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Chapter V. Armed Helicopter Missions(Continued)


D. Escort of Unarmed Aircraft: 1. Planning: Often the armed team will receive the mission of escorting a single unarmed helicopter as it flies to various locations accomplishing a wide variety of missions. When given this mission the armed team is primarily concerned with the safety of the escorted ship when en route, landing and take-off. It must be remembered. that even with prior coordination the escorted ship may deviate from the directions and advice given him by the armed commander. In such cases, the armed team must be a flexible element. The armed element makes recommendations pertaining to the landing direction, type approach, etc., but the escorted aircraft makes the final decision. Good preflight coordination with both the armed and unarmed pilots present, will result in a smooth mission with the least number of radio calls and confusion in the air. Follow the operations order format and find out as best you can, the location of friendly forces in and around your intended landing area. Next, determine the mission of the unarmed ship. The medical evacuation of an advisor, for example, would cause you to plan much more differently than for a routine administrative mission. Coordinate the mission in as much detail as possible before taking off using the map and information pertinent to the intended operation. Always exchange call signs and radio frequencies to be used. The en route responsibility of the escort is to provide cover and possible extraction of the crew in the event the escorted ship should go down. The armed element commander must monitor the ground track on a map in order to immediately relay by radio the exact location of the downed aircraft and request any additional support, such as additional overhead cover, maintenance or recovery aircraft.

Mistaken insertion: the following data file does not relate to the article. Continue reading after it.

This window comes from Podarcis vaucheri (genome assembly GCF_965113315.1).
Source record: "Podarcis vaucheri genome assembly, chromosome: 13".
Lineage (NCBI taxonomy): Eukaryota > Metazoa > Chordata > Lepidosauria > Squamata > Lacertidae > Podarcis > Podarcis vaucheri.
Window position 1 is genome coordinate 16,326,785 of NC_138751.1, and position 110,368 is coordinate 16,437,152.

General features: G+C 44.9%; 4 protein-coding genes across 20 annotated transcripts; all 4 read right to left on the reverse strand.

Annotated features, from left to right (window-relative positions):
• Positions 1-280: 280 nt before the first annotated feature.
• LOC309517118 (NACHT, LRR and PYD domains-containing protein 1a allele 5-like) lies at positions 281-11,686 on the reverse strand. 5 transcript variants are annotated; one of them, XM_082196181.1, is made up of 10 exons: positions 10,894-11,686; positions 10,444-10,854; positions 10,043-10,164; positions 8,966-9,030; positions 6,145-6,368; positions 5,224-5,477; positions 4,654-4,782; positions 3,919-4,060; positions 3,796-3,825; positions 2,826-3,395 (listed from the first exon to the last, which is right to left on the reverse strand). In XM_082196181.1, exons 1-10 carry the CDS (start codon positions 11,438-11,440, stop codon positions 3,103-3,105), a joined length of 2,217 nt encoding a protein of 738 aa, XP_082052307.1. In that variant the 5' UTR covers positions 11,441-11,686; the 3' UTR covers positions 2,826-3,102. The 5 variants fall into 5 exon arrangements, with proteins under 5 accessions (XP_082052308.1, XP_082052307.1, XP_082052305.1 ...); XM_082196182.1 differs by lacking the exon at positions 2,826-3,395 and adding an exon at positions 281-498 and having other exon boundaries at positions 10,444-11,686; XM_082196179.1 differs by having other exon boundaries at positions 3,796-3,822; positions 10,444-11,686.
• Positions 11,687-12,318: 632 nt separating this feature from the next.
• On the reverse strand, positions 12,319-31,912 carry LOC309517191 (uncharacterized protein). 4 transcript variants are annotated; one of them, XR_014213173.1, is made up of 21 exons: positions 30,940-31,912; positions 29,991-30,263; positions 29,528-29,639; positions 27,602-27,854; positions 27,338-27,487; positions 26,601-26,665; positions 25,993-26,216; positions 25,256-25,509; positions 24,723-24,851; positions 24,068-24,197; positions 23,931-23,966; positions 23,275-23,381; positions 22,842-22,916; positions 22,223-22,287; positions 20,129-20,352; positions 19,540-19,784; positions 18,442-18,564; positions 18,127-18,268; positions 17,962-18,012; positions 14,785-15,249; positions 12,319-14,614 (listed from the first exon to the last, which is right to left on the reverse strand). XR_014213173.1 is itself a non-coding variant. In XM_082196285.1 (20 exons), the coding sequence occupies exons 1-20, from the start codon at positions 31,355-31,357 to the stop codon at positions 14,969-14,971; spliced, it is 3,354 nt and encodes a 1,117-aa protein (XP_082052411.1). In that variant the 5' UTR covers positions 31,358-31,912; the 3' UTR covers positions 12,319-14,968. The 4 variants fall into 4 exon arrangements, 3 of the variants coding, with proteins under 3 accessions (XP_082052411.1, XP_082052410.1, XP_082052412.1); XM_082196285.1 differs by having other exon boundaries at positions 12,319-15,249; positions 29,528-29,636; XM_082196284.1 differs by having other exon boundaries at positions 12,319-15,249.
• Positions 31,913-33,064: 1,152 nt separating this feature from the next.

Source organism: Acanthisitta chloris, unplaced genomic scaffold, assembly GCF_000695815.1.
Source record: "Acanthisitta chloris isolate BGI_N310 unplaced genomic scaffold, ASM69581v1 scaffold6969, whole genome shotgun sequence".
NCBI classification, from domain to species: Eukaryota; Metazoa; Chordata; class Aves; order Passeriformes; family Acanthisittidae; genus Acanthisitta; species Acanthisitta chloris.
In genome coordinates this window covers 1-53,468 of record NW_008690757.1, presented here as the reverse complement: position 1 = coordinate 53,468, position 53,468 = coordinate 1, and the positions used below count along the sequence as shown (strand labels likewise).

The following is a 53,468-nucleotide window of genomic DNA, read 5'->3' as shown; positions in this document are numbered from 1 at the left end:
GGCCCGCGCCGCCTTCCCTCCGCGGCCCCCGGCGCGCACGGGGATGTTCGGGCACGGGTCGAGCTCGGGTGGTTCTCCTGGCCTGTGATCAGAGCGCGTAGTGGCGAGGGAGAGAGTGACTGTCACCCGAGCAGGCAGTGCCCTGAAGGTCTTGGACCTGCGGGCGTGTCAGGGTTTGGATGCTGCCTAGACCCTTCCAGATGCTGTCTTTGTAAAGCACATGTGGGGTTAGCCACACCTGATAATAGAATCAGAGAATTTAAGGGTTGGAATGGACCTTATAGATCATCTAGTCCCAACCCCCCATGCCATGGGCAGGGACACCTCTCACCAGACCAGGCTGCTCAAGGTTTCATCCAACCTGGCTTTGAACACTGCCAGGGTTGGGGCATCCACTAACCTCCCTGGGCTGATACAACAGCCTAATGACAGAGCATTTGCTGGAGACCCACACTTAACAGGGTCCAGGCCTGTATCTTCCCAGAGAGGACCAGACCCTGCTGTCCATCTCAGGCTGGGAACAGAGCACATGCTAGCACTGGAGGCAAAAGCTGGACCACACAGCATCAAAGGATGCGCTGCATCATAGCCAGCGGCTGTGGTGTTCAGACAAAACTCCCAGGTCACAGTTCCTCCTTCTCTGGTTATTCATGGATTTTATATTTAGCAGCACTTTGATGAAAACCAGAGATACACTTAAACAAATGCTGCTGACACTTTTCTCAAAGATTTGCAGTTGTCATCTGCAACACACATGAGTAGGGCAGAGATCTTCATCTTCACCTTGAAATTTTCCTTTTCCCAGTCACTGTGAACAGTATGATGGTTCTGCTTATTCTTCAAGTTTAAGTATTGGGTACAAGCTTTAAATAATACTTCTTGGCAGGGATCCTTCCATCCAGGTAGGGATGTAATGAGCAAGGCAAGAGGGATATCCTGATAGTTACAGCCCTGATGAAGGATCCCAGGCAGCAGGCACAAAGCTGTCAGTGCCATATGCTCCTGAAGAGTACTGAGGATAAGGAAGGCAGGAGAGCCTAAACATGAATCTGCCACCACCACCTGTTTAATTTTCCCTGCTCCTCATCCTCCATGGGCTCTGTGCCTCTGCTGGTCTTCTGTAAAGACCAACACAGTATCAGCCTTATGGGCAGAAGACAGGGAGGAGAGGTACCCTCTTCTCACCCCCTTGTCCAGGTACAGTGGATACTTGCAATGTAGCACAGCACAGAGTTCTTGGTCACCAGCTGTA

2. Formations: The en route formation of the armed element may be one of two recommended formations depending on the situation on the ground. Figure 4 shows the fire team in a modified fire team formation. This formation allows the trailing armed ship to place suppressive fire under the escorted ship and also under the lead armed ship. This formation is most commonly used. The fire team leader may elect to place his element approximately 200 meters to the rear of the escorted ship and abreast of each other. This formation allows for maximum suppressive fire under and to the flanks of the escorted ship but leaves the armed element vulnerable to any fire received from directly under them or to the rear. When the heavy fire team is employed in the



escorted role the en route formation and landing formation will usually remain the same; the fire team in a V. (See figure 5). The two leading armed ships are abreast of each other and approximately 200 meters to the rear of the escorted ship. The trailing armed ship will fly the slot and should be no more than 500 meters to the rear of the escorted ship. The trailing armed ship will trail be left flank aircraft when setting up the orbit.